Apr 212017

Cover Classics takes a closer look at all-cover albums of the past, their genesis, and their legacy.

new sell out

It couldn’t miss – a music genre’s Who’s Who paying tribute to the Who.

These were some of the biggest names in the power-pop world (a small underground world, granted, but one with a truly devoted population) taking on The Who Sell Out, the band’s concept album that saluted pirate radio and served as a bridge to the world of Tommy. Like the original album, the tribute would feature fake commercials and promos – “every word, every chunk, in order,” said Keith Klingensmith, the head of Detroit indie label Futureman Records. “My partner, Rick McBrien, and I had this idea for a while now, and we knew we would never get another compilation idea this good, so we decided to do it ourselves.”

The power pop intelligentsia waited for the album’s release with bated breath and more than a little drool. And waited. And waited…

It turned out that Futureman Records couldn’t make it in a world where record labels were bricks-and-mortar establishments. The album was locked away in the dark; some of its songs crept out when its artists released bonus tracks or odds ‘n’ sods collections, which only served to further whet the appetites of devoted fans everywhere. It was power pop’s own Chinese Democracy.

Then, in 2012, over a decade after the release was scheduled, Futureman Records rose again, as a virtual label on Bandcamp. With their phoenix-like return came The New Sell Out (dedicated to Rick McBrien), and unlike Chinese Democracy, it lived up to its legend.

Splitsville – Our Love Was (The Who cover)

All the artists clearly share a real affection for the album, most of them sticking close to the original arrangements and the general spirit. There are a few exceptions; one is Splitsville’s version of “Our Love Was,” which starts out with rinky-dink programming and builds up to a big loud melodic release. One can picture the Who live in concert, amping the song up to make it sound like this. At the end, Ed James does the “Pussycat/Speakeasy” part while Mitch Easter handles the Rotosound strings jingle.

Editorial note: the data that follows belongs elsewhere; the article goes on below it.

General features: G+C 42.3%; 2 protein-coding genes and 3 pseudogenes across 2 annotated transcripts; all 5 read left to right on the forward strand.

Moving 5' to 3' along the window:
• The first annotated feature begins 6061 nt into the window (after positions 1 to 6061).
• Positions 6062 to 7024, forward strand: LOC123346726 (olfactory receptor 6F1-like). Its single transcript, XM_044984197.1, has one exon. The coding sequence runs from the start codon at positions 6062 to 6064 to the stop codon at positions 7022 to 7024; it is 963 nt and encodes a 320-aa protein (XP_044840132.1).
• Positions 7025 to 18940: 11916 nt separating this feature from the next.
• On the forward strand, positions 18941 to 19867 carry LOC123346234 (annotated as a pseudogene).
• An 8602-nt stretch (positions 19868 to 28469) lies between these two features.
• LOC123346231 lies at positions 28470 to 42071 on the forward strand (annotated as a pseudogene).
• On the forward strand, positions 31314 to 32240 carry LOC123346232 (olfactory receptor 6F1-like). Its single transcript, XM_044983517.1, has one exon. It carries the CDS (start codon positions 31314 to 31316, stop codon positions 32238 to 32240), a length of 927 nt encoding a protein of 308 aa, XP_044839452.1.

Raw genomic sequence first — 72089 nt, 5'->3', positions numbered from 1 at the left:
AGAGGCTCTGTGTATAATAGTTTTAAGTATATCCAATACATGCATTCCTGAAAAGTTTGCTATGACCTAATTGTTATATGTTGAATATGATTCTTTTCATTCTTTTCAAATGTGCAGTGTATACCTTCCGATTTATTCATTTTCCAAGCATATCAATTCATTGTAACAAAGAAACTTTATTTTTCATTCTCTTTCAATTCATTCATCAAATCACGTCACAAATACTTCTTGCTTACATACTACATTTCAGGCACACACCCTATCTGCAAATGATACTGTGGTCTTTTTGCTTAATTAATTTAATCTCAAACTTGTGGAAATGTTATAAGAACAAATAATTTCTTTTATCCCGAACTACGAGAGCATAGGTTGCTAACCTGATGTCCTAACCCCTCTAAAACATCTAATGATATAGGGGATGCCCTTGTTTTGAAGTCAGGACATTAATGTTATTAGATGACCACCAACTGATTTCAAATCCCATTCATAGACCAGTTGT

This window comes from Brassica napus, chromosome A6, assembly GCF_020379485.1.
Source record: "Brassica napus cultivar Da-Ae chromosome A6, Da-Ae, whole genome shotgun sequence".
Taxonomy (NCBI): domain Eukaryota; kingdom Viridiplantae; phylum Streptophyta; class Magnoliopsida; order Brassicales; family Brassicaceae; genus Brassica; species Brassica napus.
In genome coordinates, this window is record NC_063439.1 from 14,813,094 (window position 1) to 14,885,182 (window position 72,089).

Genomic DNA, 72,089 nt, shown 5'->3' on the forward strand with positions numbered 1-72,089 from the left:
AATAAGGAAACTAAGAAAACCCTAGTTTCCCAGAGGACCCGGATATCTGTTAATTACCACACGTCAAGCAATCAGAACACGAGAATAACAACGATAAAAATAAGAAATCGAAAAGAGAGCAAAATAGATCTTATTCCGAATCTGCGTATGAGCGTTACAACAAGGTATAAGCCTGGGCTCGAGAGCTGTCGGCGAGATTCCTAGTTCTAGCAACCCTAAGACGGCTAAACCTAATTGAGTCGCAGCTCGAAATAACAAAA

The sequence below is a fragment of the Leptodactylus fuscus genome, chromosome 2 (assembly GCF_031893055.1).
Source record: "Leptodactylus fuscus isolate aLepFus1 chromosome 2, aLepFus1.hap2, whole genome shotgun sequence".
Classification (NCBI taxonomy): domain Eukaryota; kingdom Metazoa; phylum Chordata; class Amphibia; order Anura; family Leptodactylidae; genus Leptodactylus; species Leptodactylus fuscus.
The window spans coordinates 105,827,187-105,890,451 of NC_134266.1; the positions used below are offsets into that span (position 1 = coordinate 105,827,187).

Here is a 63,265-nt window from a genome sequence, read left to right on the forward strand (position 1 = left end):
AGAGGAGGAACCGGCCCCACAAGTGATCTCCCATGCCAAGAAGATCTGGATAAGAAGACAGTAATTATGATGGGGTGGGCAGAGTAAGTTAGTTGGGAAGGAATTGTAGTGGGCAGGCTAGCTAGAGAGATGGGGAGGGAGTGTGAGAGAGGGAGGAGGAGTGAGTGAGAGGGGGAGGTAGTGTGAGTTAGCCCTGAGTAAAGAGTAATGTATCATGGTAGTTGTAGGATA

The Shazam – I Can See For Miles (The Who cover)

“I Can See for Miles” was the album’s biggest hit – the Who’s biggest hit in the US, in fact – and the Shazam treat it with great respect, following the blueprint to the letter. That’s John P. Strohm of the Blake Babies doing the Charles Atlas ad at the end.

The Andersons – Heinz Baked Beans (The Who cover)

Even when the original tracks were dashed-off pieces of fun, the covering artists gave them their all. Listen to how the Andersons change their style of playing every four bars of the “Heinz Baked Beans” commercial. Also, enjoy Cockeyed Ghost taking a while to get the “More Music” bit right.

The Pearlfishers – Someone’s Coming (The Who cover)

The New Sell Out adds bonus tracks of songs that the Who recorded around the same time as The Who Sell Out. One was a John Entwistle song called “Someone’s Coming,” which told the story of two young lovers meeting in secret. It’s a much tenderer song lyrically than ol’ Thunderfingers usually wrote, and the Pearlfishers’ treatment gets that tenderness across with a very pretty acoustic cover.

SWAG – Early Morning, Cold Taxi (The Who cover)

SWAG was a “the greatest supergroup you’ve never heard of,” made up of members of Wilco, the Mavericks, and Sixpence None The Richer. Here they take on “Early Morning, Cold Taxi,” a rare Roger Daltrey-penned Who song. If you like the sound of this, their 2001 album CatchAll is available on YouTube.

Get The New Sell Out in its entirety at Bandcamp.

Cover Me is now on Patreon! If you love cover songs, we hope you will consider supporting us there with a small monthly subscription. There are a bunch of exclusive perks only for patrons: playlists, newsletters, downloads, discussions, polls - hell, tell us what song you would like to hear covered and we will make it happen. Learn more at Patreon.

 Leave a Reply

You may use these HTML tags and attributes: <a href="" title=""> <abbr title=""> <acronym title=""> <b> <blockquote cite=""> <cite> <code> <del datetime=""> <em> <i> <q cite=""> <s> <strike> <strong>